As I’ve been trying (with varying success) to ween myself off of social media, it’s been a little easier to recognize that the internet discourse has probably been a net positive. For as awful as it often is, it has changed the way I think about a lot of things. I tend to think about diversity and representation with more empathy instead of just sympathy, and I’m better at being mindful of my implicit biases and my own tendency to assume white, middle-class male by default.
I have to keep reminding myself of that, because so often I’ll read something that triggers my reactionary The Internet Is Irredeemably Broken, Shut it All Down Now response. The most recent trigger has been the corruption of the idea of “the death of the author,” turning it from something potentially expansive and democratic, into a regressive, lazy, arrogant, and willfully incurious way to approach art.
It’s been annoying me for a couple of years, as I’ve seen the regressive version gain traction and eventually become just taken for granted. When I first encountered the assertion “intent doesn’t matter,” I’d assumed that it was just a typical case of over-simplified hyperbole. Of course they realize that intent matters, I thought. They’re just being provocative, to make the point that a negative or stereotypical depiction can still be harmful, even if it isn’t intended as such.
As I’ve been seeing increasingly literal and shallow interpretations of art and entertainment, I’m not so sure. Especially since it’s so often used in conjunction with my other most hated, regressive trend in popular media analysis, the bullshit idea of “punching up” vs “punching down.” It perpetuates this idea that art and entertainment isn’t actually a dialogue between authors and audiences, but an environment in which powerful creators make products for people to consume or reject.
If you take “intent doesn’t matter” to its extreme, you make it impossible for camp, black comedy, and satire to exist. Or at least, if it still exists, it’s been rendered so toothless as to be inert.
(I should probably mention that I’m talking about actual satire, and not the version in which anybody who’s been called out for being an asshole immediately and invariably shouts “it was satire!” as their first line of defense. Because come on, nobody actually believes it).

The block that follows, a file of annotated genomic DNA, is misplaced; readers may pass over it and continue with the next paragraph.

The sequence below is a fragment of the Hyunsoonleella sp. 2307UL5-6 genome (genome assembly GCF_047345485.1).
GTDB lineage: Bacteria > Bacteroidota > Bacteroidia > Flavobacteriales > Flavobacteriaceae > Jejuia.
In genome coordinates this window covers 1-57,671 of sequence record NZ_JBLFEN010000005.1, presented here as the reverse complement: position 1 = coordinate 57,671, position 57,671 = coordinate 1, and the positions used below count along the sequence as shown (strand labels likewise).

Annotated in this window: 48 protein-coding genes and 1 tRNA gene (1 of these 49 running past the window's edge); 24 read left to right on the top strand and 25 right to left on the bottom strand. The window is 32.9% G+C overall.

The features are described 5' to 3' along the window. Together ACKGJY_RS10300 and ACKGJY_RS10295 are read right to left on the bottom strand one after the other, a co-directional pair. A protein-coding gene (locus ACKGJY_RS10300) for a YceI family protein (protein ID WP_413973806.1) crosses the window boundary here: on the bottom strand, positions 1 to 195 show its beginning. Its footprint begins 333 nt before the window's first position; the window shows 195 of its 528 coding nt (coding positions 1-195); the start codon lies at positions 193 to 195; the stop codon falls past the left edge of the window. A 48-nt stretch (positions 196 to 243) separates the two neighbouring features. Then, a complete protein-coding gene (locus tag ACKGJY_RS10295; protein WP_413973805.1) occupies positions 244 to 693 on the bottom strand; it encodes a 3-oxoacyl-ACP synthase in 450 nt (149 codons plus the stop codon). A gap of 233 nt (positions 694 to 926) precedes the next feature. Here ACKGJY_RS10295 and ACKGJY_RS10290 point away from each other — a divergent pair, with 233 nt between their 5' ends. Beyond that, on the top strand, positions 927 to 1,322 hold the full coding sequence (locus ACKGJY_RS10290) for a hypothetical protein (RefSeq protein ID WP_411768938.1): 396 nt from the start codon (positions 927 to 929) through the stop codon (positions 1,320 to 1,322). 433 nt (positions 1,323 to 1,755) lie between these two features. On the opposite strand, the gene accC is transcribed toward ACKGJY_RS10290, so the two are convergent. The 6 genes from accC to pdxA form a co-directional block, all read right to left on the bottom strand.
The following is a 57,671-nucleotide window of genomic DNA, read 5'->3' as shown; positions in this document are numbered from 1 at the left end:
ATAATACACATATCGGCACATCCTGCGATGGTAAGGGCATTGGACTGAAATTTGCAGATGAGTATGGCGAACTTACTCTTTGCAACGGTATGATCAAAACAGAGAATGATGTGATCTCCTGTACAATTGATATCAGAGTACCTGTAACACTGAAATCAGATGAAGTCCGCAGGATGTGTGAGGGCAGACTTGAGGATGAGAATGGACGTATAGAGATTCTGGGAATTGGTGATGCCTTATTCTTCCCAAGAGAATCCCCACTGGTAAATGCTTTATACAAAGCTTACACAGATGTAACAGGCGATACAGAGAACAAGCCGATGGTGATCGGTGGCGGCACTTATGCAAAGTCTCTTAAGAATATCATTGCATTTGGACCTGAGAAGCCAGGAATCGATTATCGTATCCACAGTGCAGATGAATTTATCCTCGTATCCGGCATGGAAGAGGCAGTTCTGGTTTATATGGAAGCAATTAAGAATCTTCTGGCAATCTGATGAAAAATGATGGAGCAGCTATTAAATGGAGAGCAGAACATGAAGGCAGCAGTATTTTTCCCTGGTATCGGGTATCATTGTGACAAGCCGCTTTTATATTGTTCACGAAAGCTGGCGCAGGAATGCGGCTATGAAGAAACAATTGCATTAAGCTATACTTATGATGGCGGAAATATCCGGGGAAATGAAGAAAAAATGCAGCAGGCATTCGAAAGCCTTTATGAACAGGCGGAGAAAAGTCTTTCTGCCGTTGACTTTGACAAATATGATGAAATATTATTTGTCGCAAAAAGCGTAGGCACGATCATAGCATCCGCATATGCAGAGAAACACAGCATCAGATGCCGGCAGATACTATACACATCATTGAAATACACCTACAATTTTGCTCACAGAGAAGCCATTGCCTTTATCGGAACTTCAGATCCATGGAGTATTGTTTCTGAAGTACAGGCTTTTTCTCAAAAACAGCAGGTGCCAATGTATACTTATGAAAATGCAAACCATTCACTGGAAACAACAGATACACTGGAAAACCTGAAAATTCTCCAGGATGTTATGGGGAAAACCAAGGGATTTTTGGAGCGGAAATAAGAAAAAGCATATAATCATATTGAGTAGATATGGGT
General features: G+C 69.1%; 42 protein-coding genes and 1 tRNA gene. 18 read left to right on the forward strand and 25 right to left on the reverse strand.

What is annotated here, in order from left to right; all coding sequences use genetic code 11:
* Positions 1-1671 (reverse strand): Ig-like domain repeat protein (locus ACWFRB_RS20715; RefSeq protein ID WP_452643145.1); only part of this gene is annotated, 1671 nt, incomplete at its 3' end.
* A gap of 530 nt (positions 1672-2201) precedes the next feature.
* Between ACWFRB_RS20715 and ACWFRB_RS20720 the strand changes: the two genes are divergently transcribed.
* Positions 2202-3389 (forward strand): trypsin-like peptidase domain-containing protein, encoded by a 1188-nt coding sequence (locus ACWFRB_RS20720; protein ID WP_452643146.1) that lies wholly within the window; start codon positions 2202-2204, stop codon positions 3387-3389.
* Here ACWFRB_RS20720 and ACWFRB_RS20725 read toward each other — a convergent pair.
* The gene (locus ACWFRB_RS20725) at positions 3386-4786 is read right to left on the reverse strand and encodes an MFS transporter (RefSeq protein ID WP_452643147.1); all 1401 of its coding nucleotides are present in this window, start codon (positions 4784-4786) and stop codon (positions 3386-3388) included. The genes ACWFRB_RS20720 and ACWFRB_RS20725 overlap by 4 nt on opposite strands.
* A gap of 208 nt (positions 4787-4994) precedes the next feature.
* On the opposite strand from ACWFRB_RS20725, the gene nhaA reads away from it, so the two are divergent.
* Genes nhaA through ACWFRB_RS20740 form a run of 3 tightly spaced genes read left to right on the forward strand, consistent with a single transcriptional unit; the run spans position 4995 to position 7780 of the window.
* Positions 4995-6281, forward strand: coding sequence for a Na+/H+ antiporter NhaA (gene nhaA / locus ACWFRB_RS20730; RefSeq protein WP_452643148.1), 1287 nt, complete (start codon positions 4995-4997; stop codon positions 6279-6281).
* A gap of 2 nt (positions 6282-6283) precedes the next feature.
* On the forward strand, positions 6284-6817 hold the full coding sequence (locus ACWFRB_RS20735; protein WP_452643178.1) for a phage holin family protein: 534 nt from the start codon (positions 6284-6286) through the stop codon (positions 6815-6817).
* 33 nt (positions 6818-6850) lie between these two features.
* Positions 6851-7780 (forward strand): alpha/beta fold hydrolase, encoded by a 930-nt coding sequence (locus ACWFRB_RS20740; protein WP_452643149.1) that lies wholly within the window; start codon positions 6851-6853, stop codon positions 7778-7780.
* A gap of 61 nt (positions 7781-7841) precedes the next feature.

Even if that’s an over-exaggeration of “intent doesn’t matter,” the idea is arrogant and reductive at its core. It assumes that an audience’s interpretation — or more often, a hypothetical audience’s interpretation, since it too often looks for potential offense instead of responding to actual offense — takes precedence over the author’s, instead of being on equal footing with it.
That reduces your media analysis to be based on your own assumptions and your own experience, without needing to challenge those assumptions. If you assume that a negative or stereotypical depiction is negative or stereotypical regardless of intent, you ignore the potential for an artist to use that depiction to say something that’s not completely literal. Literal in the same sense as putting disclaimers before cartoons that have racist caricatures, for instance. Having to explicitly acknowledge “this is bad and we, the artists who created this material or the publishers responsible for releasing it, know that it is bad” in a way that can’t possibly be misinterpreted by even the most stubborn person in the audience.
Even if it’s being used to establish a time or place, to consider themes of racial or cultural identity, or to comment on the stereotypical depiction itself. Or all three, like for instance, all of the anti-semitic (and anti-Italian, and anti-Irish, and misogynist, and homophobic) material in Miller’s Crossing. Removing any of that from the movie would cheapen it irreparably. It’s as impassive as its protagonist when it comes to questions of loyalty and morality, and it defiantly resists a literal interpretation, a declaration of who’s good and who’s bad and what it all means.
If you’ve only got the one hammer and approach every piece of art looking for nails, you’re shutting out the potential for art to change how you think. Treating every negative depiction as interchangeable imposes a new sort of Hays Code on art: context is irrelevant, only the depiction matters. Eventually, you end up with a cargo cult going through the motions of progressive representation instead of making actual progress. It becomes a list of approved and taboo depictions, instead of more thoughtful consideration of what makes a depiction negative or how it actually affects people.
And even if you don’t believe in — or don’t care about — the potential chilling effect, it’s still just an extremely shallow and ignorant way to approach art. I don’t understand watching something with such a lack of humility that you refuse to consider that it’s challenging your assumptions instead of just reinforcing them. If you genuinely believe in diversity of representation, then excluding anyone’s voice from the conversation goes against that.